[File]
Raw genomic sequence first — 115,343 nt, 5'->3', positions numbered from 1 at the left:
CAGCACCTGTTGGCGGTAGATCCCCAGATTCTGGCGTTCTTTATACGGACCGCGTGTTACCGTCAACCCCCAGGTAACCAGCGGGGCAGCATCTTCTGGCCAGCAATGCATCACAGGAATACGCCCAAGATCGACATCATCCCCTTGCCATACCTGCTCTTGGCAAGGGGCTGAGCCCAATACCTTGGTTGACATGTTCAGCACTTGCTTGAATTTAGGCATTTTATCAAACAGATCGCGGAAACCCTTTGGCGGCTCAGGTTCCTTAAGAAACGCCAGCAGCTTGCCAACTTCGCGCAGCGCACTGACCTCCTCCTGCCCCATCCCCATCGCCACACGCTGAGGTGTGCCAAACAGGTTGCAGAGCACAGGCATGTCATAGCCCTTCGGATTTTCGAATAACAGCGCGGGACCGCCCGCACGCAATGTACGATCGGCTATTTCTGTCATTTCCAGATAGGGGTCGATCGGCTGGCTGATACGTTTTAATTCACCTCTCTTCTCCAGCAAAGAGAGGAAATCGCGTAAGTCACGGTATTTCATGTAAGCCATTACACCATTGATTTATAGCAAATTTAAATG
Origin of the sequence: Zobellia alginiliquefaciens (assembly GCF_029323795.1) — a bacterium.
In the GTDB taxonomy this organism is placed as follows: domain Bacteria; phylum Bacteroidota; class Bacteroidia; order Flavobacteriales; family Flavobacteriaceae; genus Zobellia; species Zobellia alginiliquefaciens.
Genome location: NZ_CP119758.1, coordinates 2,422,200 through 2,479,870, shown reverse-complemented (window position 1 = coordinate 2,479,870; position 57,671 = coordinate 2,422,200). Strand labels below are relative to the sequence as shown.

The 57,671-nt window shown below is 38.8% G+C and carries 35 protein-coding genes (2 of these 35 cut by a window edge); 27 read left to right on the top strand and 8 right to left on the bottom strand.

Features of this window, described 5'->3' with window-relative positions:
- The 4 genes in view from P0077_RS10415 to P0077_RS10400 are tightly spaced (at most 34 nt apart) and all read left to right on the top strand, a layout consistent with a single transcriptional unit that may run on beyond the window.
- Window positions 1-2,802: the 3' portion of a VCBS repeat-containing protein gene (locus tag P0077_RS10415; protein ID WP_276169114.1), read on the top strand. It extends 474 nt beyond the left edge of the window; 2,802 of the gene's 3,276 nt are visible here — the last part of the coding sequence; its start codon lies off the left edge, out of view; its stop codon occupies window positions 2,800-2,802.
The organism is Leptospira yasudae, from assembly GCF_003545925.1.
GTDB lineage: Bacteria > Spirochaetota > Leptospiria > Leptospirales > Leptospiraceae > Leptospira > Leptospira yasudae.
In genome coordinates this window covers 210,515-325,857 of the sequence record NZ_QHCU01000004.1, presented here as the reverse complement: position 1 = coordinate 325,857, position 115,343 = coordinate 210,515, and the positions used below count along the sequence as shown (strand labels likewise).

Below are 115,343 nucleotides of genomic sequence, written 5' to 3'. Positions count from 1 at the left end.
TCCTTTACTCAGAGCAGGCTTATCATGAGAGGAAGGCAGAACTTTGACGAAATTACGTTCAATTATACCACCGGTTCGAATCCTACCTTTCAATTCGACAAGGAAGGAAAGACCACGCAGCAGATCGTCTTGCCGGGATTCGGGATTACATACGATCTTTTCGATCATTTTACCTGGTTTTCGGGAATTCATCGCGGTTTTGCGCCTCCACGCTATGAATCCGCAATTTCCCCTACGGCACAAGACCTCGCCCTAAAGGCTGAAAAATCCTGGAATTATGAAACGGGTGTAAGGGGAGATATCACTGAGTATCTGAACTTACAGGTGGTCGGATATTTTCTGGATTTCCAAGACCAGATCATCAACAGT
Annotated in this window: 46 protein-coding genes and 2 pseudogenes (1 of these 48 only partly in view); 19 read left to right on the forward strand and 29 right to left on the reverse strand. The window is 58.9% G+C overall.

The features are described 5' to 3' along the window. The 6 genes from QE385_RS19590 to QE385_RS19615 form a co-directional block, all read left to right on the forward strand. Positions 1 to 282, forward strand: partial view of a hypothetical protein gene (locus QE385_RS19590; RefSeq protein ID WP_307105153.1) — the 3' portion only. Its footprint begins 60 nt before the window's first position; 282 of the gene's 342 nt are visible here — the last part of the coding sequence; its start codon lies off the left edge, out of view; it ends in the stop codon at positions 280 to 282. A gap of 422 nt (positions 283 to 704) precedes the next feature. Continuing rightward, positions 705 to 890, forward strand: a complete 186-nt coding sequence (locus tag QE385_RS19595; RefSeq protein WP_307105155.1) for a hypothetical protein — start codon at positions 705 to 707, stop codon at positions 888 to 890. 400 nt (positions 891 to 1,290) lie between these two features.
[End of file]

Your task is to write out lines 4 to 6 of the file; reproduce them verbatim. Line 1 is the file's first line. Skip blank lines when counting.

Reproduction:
In the GTDB taxonomy this organism is placed as follows: domain Bacteria; phylum Bacteroidota; class Bacteroidia; order Flavobacteriales; family Flavobacteriaceae; genus Zobellia; species Zobellia alginiliquefaciens.
Genome location: NZ_CP119758.1, coordinates 2,422,200 through 2,479,870, shown reverse-complemented (window position 1 = coordinate 2,479,870; position 57,671 = coordinate 2,422,200). Strand labels below are relative to the sequence as shown.

The 57,671-nt window shown below is 38.8% G+C and carries 35 protein-coding genes (2 of these 35 cut by a window edge); 27 read left to right on the top strand and 8 right to left on the bottom strand.